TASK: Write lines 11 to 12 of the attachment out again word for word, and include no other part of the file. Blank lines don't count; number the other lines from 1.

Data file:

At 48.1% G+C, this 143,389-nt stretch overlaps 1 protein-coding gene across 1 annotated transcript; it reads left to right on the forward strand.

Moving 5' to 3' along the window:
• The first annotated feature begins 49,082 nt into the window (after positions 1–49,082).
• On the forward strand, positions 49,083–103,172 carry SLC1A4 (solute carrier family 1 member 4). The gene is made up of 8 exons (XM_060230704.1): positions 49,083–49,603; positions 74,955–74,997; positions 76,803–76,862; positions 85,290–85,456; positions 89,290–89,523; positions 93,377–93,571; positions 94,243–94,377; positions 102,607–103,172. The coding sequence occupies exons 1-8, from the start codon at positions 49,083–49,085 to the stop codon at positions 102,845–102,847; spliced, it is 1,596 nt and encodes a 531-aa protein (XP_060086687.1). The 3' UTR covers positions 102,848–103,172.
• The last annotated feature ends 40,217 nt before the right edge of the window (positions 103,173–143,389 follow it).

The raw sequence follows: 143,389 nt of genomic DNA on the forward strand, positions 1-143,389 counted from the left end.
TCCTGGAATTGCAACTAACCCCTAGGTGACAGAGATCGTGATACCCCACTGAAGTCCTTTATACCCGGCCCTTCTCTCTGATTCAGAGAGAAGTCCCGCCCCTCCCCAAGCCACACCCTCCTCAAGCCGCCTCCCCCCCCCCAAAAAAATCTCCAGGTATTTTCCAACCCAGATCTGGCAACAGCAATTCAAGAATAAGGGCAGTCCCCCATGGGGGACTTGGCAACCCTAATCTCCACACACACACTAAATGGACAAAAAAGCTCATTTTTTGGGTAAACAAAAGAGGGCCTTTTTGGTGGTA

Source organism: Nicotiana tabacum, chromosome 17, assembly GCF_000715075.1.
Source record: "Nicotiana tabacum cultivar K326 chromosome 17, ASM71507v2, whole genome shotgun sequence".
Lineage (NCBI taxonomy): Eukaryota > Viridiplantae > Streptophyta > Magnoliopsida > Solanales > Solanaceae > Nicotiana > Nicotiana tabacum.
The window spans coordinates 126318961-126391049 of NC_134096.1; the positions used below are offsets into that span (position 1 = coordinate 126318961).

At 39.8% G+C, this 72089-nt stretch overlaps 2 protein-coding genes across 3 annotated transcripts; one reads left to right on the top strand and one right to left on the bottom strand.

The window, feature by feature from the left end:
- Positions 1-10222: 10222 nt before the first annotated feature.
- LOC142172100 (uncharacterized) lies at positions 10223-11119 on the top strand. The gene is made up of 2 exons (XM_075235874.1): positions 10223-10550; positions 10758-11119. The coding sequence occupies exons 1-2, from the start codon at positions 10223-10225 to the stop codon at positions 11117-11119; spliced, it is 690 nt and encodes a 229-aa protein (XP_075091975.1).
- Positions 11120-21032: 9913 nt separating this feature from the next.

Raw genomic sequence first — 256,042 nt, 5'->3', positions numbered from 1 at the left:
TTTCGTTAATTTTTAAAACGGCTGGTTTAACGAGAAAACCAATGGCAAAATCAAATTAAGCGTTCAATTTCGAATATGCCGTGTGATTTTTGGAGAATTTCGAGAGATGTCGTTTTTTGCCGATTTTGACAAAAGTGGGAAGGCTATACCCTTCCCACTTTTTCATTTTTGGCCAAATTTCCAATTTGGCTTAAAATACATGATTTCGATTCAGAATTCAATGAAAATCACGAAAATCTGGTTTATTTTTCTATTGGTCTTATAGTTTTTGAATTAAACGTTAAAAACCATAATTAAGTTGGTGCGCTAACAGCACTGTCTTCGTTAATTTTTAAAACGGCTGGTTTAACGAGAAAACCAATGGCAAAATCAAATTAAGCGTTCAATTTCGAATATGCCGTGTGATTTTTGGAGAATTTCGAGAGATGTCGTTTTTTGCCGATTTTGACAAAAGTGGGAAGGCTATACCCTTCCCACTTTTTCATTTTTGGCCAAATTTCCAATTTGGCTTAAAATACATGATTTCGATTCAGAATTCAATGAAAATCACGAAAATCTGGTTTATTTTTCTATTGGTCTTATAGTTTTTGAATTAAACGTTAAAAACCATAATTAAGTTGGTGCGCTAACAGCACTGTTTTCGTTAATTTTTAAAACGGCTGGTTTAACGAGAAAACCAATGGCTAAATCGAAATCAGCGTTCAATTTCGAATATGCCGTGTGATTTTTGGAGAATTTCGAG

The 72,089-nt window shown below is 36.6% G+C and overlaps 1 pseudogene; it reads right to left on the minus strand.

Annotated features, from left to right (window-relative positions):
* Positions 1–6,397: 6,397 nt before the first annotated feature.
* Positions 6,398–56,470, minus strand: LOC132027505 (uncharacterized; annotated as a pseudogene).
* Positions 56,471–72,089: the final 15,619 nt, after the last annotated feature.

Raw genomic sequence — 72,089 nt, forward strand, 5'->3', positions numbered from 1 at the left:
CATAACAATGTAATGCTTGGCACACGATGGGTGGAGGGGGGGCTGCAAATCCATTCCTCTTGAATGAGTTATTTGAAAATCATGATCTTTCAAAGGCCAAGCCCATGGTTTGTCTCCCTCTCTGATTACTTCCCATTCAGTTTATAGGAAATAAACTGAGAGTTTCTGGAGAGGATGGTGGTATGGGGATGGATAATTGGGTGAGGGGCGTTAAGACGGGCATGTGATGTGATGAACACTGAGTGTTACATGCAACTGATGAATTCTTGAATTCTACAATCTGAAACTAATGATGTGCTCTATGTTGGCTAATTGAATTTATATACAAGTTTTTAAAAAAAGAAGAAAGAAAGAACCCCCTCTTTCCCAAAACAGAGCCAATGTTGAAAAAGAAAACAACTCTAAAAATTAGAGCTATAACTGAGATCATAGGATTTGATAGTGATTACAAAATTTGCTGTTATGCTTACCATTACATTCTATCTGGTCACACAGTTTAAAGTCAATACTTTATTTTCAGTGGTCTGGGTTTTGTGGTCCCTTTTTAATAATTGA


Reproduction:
The window spans coordinates 126318961-126391049 of NC_134096.1; the positions used below are offsets into that span (position 1 = coordinate 126318961).

At 39.8% G+C, this 72089-nt stretch overlaps 2 protein-coding genes across 3 annotated transcripts; one reads left to right on the top strand and one right to left on the bottom strand.